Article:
Foreign exchange (FX) inflows into the Nigerian economy rose by 17.5 percent to $17.18 billion in the first quarter (Q1) of 2023 from $14.62 billion in the fourth quarter (Q4) of 2022, according to the Central Bank of Nigeria (CBN).
This was disclosed by the apex bank in its monthly economic report for the Q3 2023, released on its website.
FX inflow through the Central Bank increased to $7.17 billion, from $6.21 billion in the preceding quarter. Foreign exchange inflow through autonomous sources increased to $10.08 billion from $8.41 billion in the preceding period.
The Central Bank receives foreign exchange inflows from crude oil sales and other sources of revenue on behalf of the government.
On the other hand, foreign exchange outflows through the economy increased by 12.8 per cent to $9.98 billion, relative to $8.85 billion in Q4 2022. Outflow through the CBN increased by 17.9 per cent to $8.86 billion from $7.51 billion in the preceding quarter.
However, autonomous outflow fell by 16.2 per cent to $1.12 billion from $1.34 billion in the preceding quarter, the report stated.
Consequently, net foreign exchange inflow through the economy increased by 24.7 per cent to $7.20 billion from $5.78 billion in the preceding quarter. Similarly, net inflow through autonomous sources rose to $8.89 billion from $7.08 billion in the preceding quarter. However, a net outflow of $1.69 billion was recorded through the Bank, compared to a net outflow of $1.30 billion in the preceding quarter.
According to the report, non-residents’ redemption of matured investments and the withdrawal of foreign currency and deposits resulted in a net reduction in financial liabilities. The financial account recorded a net reduction in financial liabilities of $0.52 billion (0.5 percent of GDP) in Q1 2023, compared with $0.85 billion (0.7 percent of GDP) in 2022Q4.
This reflected tight global financial conditions and uncertainties surrounding the macro economy as a result of the country’s general elections.
Non-residents’ claims on the economy reduced significantly as investors redeemed matured investments. A capital reversal of $0.78 billion was recorded in 2023Q1, in contrast to an inflow of $1.94 billion in 2022Q4.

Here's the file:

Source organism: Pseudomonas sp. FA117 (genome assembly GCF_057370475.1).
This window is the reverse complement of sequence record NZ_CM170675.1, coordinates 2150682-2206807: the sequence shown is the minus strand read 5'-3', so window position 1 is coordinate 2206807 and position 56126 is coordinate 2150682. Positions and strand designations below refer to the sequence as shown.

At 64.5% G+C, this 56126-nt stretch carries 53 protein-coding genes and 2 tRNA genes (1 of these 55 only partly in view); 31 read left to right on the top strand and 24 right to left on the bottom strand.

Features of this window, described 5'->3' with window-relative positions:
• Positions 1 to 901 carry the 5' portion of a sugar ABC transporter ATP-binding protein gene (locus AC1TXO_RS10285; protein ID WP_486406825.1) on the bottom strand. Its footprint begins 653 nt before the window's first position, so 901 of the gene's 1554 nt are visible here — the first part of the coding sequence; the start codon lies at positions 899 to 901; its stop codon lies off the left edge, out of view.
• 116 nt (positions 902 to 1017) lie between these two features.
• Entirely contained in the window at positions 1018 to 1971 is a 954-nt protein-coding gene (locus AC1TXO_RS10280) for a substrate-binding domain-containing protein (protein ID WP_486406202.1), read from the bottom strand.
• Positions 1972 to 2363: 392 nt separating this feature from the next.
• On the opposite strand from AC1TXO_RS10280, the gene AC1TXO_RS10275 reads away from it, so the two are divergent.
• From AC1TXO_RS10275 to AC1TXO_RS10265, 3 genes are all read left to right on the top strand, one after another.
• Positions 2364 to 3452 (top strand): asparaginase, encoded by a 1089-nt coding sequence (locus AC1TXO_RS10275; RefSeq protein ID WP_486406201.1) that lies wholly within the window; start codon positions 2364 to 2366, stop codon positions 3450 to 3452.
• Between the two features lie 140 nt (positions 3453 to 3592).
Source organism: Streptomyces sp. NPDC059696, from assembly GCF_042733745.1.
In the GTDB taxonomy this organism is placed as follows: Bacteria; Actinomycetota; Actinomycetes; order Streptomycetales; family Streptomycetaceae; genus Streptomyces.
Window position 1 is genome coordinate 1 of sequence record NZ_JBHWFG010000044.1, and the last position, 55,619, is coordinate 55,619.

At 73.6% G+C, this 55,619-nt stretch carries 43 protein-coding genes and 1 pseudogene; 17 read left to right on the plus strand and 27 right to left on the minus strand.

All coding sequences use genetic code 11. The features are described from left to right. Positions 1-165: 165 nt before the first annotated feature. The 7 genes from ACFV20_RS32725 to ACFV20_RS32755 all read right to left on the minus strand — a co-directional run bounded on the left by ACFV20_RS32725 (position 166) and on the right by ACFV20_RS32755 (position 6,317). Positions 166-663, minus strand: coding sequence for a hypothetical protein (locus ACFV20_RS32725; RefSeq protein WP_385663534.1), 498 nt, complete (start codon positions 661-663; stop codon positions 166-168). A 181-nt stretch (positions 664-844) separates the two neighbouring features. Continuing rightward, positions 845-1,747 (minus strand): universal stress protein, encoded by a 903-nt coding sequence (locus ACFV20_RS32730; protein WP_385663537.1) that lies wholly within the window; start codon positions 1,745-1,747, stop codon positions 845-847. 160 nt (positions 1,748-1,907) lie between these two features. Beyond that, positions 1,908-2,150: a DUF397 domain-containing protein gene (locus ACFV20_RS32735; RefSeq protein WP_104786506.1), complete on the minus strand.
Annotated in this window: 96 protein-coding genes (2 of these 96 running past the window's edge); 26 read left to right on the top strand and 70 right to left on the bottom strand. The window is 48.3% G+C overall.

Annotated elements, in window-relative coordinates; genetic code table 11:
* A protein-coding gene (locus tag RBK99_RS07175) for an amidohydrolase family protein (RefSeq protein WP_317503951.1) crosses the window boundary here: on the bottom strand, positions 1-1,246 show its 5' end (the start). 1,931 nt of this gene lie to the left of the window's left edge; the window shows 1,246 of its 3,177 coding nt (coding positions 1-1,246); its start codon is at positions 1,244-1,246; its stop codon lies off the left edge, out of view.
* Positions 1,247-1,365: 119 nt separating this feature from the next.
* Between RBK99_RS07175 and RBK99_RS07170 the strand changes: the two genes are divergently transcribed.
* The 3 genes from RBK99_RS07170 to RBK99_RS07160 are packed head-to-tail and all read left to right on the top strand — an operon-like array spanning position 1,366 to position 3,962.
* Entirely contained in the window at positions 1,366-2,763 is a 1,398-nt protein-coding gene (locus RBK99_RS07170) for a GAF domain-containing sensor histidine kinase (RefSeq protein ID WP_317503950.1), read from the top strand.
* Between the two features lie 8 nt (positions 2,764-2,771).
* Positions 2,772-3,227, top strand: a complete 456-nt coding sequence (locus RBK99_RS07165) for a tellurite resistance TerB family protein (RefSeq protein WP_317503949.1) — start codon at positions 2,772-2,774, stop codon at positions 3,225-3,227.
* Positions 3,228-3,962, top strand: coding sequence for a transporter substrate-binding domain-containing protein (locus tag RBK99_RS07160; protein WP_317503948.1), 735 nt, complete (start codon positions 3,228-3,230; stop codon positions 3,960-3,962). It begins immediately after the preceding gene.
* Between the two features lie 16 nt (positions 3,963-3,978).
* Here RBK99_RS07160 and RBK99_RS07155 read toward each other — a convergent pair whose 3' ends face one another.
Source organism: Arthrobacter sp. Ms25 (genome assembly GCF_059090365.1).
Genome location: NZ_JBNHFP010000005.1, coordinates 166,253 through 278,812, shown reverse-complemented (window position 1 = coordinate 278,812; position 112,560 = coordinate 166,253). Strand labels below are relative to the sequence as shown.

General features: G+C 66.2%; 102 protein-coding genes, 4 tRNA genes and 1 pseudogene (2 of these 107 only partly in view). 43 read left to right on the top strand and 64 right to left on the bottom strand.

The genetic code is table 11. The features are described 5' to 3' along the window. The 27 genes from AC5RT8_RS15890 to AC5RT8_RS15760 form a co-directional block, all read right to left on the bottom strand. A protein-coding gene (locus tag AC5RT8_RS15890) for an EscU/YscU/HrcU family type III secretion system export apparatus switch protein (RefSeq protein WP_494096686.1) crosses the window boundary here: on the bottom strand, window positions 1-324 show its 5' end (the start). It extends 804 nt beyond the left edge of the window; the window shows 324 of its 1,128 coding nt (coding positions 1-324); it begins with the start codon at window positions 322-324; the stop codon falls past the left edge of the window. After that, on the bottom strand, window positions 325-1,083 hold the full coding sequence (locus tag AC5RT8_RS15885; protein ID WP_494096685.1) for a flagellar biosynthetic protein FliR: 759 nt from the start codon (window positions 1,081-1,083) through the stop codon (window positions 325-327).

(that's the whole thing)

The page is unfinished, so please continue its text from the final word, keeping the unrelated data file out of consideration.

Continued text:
The development was due to reversals of portfolio investments and withdrawal of foreign currency and deposits from domestic money banks. Also, the uncertainties surrounding the 2023 general elections and the quest for a safer haven by investors contributed to the divestment.
A portfolio investment reversal of $1.17 billion was recorded, in contrast to an inflow of $0.34 billion in 2022Q4, occasioned by the redemption of investments in short-term debt securities by non-resident investors.
Similarly, ‘other investment’ recorded a reversal of $0.86 billion, as against an inflow of $0.85 billion in 2022Q4, due to withdrawal of foreign currency and deposits in Nigerian banks by non-residents.
However, Foreign Direct Investment (FDI) inflow improved significantly to $1.20 billion, from $0.75 billion in 2022Q4, owing to inflow of fresh equity, particularly to the telecommunications sector.
Aggregate financial assets recorded a disposal of $1.30 billion, in contrast to an acquisition of $1.09 billion in 2022Q4.
The development reflected a higher depletion in reserve assets and the withdrawal of foreign currency deposits by banks and the general government.
Other investment assets recorded a significantly lower net acquisition of $0.24 billion, compared with $1.70 billion in 2022Q4.
Following the Central Bank’s effort to enhance liquidity in the foreign exchange market and meet balance of payments needs, reserve assets were depleted by $1.62 billion, relative to $1.11 billion in 2022Q4. Acquisition of FDI assets was low at $0.02 billion, compared with $0.27 billion in the preceding period, the report said.